Wednesday, March 18, 2015

Uncommon RedState Wisdom

The major problem faithfully conservative Leon H. Wolf of Red State sees with the Republican Party is that it too often makes common cause with Democrats. However, he knows his crime and punishment. On Sunday, he slammed "a particularly stupid bill that is being pushed by Texas State Rep. Jason Villalba which would, in essence, make it illegal for any person (other than media) to film cops while they are performing their duties from a distance of less than 25 feet (or 100 feet if you are legally carrying a concealed weapon, for some reason."

On Monday Wolf- who claims to have read all 102 pages of the Department of Justice report on the Ferguson (MO.) Police Department- wrote

The reflexive defense of the FPD by conservatives tends to come from two sources: the first is the belief among many conservatives that Officer Darren Wilson was telling the truth and that the witnesses and friends of Michael Brown were lying – and thus by extension, the DOJ is perceived to be taking the “Michael Brown side” and therefore is not credible. However, this particular source of distrust makes no sense as the DOJ likewise did not charge Officer Wilson in connection with the Michael Brown shooting. Thus, insofar as the credibility of a person is judged by whether they believe the spurious “hands up, don’t shoot” narrative, the DOJ comes down on the side of conservatives.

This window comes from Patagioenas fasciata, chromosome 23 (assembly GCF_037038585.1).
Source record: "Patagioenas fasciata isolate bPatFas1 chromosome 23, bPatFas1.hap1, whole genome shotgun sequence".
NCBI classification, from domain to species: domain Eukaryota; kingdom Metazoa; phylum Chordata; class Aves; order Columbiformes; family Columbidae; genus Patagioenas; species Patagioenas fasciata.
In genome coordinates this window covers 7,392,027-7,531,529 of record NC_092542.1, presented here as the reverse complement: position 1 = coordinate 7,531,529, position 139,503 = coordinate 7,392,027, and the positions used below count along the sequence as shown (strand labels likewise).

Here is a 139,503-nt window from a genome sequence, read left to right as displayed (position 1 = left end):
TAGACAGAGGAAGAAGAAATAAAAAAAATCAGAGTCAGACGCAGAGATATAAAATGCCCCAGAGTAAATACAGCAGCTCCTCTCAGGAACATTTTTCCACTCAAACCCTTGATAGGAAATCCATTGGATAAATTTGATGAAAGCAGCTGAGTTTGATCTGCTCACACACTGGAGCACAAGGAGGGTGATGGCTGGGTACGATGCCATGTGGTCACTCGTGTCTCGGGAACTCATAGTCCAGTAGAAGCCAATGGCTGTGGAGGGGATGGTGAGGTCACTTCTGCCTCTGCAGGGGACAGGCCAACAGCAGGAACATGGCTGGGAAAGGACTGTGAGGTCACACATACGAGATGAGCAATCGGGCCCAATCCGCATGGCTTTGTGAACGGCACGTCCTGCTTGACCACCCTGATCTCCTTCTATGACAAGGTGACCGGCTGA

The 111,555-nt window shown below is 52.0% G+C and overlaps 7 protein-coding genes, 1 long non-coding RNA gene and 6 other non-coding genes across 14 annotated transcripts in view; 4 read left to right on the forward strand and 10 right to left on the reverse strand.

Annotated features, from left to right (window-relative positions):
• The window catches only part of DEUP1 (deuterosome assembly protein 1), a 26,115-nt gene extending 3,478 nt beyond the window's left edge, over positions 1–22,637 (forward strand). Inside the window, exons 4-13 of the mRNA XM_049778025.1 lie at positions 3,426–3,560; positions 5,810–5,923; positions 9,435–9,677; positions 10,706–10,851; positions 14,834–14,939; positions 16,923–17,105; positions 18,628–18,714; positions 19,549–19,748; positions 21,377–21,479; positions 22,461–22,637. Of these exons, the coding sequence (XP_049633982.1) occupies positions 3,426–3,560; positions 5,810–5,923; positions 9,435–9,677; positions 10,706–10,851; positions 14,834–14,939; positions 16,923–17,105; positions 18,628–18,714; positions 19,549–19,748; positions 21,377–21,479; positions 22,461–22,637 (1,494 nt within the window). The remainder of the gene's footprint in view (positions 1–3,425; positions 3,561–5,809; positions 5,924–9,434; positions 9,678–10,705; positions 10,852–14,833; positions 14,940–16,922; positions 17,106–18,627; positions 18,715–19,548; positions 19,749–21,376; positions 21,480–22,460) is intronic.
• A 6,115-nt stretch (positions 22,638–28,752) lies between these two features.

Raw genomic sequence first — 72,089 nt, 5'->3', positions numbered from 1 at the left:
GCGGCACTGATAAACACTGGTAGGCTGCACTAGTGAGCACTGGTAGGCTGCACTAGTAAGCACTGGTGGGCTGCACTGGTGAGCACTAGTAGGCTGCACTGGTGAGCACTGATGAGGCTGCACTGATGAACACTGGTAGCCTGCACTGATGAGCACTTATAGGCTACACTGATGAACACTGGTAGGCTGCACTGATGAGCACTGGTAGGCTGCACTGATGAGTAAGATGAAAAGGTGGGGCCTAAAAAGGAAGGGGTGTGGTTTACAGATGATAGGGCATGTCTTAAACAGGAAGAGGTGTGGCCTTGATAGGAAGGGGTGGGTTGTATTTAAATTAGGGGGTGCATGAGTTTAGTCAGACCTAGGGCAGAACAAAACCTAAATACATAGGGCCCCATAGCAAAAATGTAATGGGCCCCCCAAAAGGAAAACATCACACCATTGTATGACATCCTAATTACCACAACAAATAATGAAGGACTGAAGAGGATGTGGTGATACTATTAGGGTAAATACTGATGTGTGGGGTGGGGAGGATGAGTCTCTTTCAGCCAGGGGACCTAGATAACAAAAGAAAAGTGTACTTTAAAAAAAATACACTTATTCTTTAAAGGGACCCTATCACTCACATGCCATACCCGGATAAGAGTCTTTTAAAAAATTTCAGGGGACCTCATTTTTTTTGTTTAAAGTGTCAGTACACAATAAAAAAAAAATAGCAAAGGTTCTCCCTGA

The second is the belief that the FPD was unfairly targeted by the DOJ as retribution for the fact that Officer Wilson was not indicted by the local authorities. Many conservatives I have spoken to are of the opinion that the FPD is no worse than any other police department and that they oppose the FPD being targeted simply because of the Michael Brown incident. I suppose this is probably true, but what I don’t understand is why that is seen as a feature, not a bug.

Wolf is "singularly unimpressed" by conservatives who reflexively distrust the investigation conducted by the DOJ because the department is headed by Eric Holder.  He also recognizes that, as the report indicates, blacks are disproportionately disadvantaged by practices of the Ferguson Police Department. But he seems also to realize that  most of the problems are not generated by racism or due to race per se, as when he acknowledges

One of the more infuriating sections of the report proves – again, through documentary evidence collected from the FPD – that the FPD and Municipal Court employees and clerks regularly and systematically intervene in the judicial process to have tickets and citations for their friends dismissed. Because the Ferguson PD is almost entirely white, and the Municipal Court employees are 100% white, this means as a matter of practicality that most of their friends are probably white, and this is seen in the fact that if you are white and live in Ferguson, you have over a 30% chance of getting a ticket “dismissed” through knowing somebody whereas if you are black your chances are virtually zero.

The problems go far beyond the issue of race, which is among the reasons few lessons from the investigation will be sufficiently learned. Wolf explains